To obtain a license, owners must provide proof of a current rabies vaccination for the animal, and the pet must wear a current license tag at all times. Licensing helps prevent against rabies outbreaks, and more importantly, increases the chance that you will be reunited in the unfortunate event your pet is lost. When you license your pet, your contact information is kept on file with the licensor, allowing them to contact you if your pet is taken to an animal care facility.
Applications & Discounts
License applications are available online, at American Boarding Kennels (1102 Highway 13 E.), the Burnsville Police Department, and area veterinarians.
The City of Burnsville begins issuing two-year animal licenses in January of even-numbered years and licenses expire on December 31 of odd-numbered years. For example, a license obtained January 15, 2012 will expire December 31, 2013. Discounts on license fees are offered to owners who have their pet spayed or neutered. A two-year license is $20-spayed/neutered, or $30-non-spayed/neutered.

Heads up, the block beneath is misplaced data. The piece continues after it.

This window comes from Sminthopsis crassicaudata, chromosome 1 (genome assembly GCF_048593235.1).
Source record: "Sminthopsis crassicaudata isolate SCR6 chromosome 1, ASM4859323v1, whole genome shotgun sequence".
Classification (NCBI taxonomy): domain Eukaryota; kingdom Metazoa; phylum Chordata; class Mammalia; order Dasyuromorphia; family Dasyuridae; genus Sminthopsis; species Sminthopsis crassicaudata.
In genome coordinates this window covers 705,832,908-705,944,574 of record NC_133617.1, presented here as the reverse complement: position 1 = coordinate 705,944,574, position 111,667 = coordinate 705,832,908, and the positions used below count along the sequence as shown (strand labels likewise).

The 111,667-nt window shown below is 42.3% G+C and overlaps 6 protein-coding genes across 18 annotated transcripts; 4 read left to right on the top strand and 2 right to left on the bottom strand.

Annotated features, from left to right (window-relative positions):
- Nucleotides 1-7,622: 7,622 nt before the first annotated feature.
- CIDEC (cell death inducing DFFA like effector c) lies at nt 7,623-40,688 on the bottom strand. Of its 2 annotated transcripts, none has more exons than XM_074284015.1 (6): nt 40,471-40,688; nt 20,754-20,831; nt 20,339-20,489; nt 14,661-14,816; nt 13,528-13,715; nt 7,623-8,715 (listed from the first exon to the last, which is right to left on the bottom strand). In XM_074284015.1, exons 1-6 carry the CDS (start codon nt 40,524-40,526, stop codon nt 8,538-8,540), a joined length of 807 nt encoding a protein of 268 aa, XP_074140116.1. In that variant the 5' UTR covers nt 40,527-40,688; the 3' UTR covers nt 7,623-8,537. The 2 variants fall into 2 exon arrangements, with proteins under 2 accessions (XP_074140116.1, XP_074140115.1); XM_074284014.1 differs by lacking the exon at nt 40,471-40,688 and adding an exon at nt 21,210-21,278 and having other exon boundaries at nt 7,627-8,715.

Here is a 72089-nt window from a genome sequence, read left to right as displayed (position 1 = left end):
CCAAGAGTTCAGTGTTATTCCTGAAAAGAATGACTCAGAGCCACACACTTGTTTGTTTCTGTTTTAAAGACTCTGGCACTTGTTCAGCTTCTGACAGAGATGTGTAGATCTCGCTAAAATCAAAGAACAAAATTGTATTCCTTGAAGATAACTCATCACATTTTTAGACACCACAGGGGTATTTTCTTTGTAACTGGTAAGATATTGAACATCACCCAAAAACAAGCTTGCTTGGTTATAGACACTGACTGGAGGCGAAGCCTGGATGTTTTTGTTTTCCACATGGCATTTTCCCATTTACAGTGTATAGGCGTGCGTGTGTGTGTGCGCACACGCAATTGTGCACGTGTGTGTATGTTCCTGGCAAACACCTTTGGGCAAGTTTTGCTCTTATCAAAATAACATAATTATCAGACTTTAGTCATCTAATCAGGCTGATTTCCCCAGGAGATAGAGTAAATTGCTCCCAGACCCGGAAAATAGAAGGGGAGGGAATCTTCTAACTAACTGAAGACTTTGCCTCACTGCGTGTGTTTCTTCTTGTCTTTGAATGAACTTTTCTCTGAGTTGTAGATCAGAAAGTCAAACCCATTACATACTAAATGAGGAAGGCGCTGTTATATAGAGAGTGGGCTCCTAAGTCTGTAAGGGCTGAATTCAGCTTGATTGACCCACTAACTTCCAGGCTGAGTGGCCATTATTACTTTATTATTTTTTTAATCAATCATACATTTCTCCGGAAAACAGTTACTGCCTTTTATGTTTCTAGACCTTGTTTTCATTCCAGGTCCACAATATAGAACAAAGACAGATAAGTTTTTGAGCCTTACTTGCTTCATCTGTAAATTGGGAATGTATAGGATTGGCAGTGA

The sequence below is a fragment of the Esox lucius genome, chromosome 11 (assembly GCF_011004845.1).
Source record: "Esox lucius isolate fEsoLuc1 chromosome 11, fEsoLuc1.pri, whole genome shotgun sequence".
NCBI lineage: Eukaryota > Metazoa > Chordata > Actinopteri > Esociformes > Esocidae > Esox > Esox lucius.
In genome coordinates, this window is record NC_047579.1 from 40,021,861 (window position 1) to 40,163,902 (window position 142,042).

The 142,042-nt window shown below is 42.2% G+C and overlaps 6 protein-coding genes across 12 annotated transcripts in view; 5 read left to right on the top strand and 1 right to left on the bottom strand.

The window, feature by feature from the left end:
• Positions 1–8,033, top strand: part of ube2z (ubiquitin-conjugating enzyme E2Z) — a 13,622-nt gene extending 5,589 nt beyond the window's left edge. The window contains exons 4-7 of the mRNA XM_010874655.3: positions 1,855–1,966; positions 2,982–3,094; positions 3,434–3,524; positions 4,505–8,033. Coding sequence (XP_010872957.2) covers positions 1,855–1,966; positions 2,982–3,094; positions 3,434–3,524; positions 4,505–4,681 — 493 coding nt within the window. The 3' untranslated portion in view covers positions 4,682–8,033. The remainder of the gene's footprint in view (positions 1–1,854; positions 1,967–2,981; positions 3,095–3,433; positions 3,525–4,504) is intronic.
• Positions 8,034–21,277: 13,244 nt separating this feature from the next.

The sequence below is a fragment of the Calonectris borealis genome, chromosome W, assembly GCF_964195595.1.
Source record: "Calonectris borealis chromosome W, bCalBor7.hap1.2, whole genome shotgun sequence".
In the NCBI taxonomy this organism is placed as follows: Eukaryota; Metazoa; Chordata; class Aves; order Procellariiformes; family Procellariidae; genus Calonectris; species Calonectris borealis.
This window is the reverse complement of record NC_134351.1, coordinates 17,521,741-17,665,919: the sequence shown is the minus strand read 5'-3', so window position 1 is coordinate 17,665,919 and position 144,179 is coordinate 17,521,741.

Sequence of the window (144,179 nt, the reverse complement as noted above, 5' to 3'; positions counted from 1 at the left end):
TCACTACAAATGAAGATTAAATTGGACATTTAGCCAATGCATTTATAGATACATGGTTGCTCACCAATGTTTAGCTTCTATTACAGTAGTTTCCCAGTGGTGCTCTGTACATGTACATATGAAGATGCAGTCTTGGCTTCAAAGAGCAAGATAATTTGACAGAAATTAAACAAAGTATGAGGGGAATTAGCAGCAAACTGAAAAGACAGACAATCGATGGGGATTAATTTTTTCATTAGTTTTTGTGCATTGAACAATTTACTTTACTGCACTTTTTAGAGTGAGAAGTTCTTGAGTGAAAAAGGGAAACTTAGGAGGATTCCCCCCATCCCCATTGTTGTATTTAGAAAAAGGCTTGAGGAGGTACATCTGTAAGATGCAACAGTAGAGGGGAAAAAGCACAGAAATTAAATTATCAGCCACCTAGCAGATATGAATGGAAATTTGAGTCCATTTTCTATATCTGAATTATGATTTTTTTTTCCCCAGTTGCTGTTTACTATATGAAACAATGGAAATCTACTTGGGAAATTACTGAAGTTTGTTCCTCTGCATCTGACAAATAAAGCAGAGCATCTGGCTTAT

Click here to download a dog, cat or ferret license application.
If you have questions on animal control issues or to report a stray cat or dog problem, please contact the Burnsville Animal Control Office at American Boarding Kennels, 1102 East Highway 13 or 952-894-DOGS (3647).
Impounded pets are available for pick-up at American Boarding Kennels Monday-Friday from 8 a.m. to 9 p.m., Saturday from 8 a.m. to 5 p.m., and Sunday from noon to 5 p.m.
As a reminder, no animals are allowed to "run at large". All animals, including both dogs and cats, must be kept under restraint at all times. Restraint is defined as on a leash or otherwise physically controlled by a human when it is not on the owner's property or other property by permission. Pet owners are encouraged to keep their pets on their own property by using suitable fencing, kennels, pens, well-secured leashes or chains.
Owners are required to prevent their animals from being a nuisance to others. This includes both dogs and cats. A nuisance can be habitual or frequent animal noises such as barking, crying or howling, fighting with other animals, killing wildlife, or damaging or destroying public or private property.